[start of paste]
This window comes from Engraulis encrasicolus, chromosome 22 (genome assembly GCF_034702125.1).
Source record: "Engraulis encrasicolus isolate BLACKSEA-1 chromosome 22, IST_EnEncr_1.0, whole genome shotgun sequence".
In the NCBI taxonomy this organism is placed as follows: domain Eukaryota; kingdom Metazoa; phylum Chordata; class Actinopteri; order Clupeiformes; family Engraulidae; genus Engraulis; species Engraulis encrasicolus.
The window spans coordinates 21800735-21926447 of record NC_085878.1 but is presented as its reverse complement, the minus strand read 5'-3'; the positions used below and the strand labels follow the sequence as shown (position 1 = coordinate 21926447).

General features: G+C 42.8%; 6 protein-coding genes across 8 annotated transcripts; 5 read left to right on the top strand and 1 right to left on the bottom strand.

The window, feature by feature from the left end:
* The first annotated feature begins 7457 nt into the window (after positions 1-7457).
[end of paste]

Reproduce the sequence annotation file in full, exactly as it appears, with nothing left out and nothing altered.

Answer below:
This window comes from Engraulis encrasicolus, chromosome 22 (genome assembly GCF_034702125.1).
Source record: "Engraulis encrasicolus isolate BLACKSEA-1 chromosome 22, IST_EnEncr_1.0, whole genome shotgun sequence".
In the NCBI taxonomy this organism is placed as follows: domain Eukaryota; kingdom Metazoa; phylum Chordata; class Actinopteri; order Clupeiformes; family Engraulidae; genus Engraulis; species Engraulis encrasicolus.
The window spans coordinates 21800735-21926447 of record NC_085878.1 but is presented as its reverse complement, the minus strand read 5'-3'; the positions used below and the strand labels follow the sequence as shown (position 1 = coordinate 21926447).

General features: G+C 42.8%; 6 protein-coding genes across 8 annotated transcripts; 5 read left to right on the top strand and 1 right to left on the bottom strand.

The window, feature by feature from the left end:
* The first annotated feature begins 7457 nt into the window (after positions 1-7457).